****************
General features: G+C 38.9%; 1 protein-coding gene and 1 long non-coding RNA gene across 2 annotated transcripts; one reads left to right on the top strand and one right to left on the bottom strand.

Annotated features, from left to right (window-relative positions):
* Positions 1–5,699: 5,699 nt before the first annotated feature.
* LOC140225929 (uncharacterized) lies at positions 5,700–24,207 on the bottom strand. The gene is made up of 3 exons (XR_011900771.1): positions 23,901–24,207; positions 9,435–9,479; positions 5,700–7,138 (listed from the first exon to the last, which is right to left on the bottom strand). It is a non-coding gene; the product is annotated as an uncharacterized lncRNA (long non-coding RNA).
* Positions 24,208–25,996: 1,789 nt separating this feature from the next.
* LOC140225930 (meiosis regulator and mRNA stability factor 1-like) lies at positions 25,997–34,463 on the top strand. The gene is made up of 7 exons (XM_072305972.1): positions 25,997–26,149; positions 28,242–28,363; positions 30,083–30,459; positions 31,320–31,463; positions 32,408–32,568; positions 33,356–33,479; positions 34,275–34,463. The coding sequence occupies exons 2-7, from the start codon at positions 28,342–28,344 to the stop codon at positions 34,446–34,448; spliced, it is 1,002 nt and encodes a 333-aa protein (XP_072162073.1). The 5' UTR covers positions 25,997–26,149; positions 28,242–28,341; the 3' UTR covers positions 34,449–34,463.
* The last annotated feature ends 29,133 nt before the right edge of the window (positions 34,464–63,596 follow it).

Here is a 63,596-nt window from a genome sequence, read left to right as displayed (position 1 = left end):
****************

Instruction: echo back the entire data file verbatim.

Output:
General features: G+C 38.9%; 1 protein-coding gene and 1 long non-coding RNA gene across 2 annotated transcripts; one reads left to right on the top strand and one right to left on the bottom strand.

Annotated features, from left to right (window-relative positions):
* Positions 1–5,699: 5,699 nt before the first annotated feature.
* LOC140225929 (uncharacterized) lies at positions 5,700–24,207 on the bottom strand. The gene is made up of 3 exons (XR_011900771.1): positions 23,901–24,207; positions 9,435–9,479; positions 5,700–7,138 (listed from the first exon to the last, which is right to left on the bottom strand). It is a non-coding gene; the product is annotated as an uncharacterized lncRNA (long non-coding RNA).
* Positions 24,208–25,996: 1,789 nt separating this feature from the next.
* LOC140225930 (meiosis regulator and mRNA stability factor 1-like) lies at positions 25,997–34,463 on the top strand. The gene is made up of 7 exons (XM_072305972.1): positions 25,997–26,149; positions 28,242–28,363; positions 30,083–30,459; positions 31,320–31,463; positions 32,408–32,568; positions 33,356–33,479; positions 34,275–34,463. The coding sequence occupies exons 2-7, from the start codon at positions 28,342–28,344 to the stop codon at positions 34,446–34,448; spliced, it is 1,002 nt and encodes a 333-aa protein (XP_072162073.1). The 5' UTR covers positions 25,997–26,149; positions 28,242–28,341; the 3' UTR covers positions 34,449–34,463.
* The last annotated feature ends 29,133 nt before the right edge of the window (positions 34,464–63,596 follow it).

Here is a 63,596-nt window from a genome sequence, read left to right as displayed (position 1 = left end):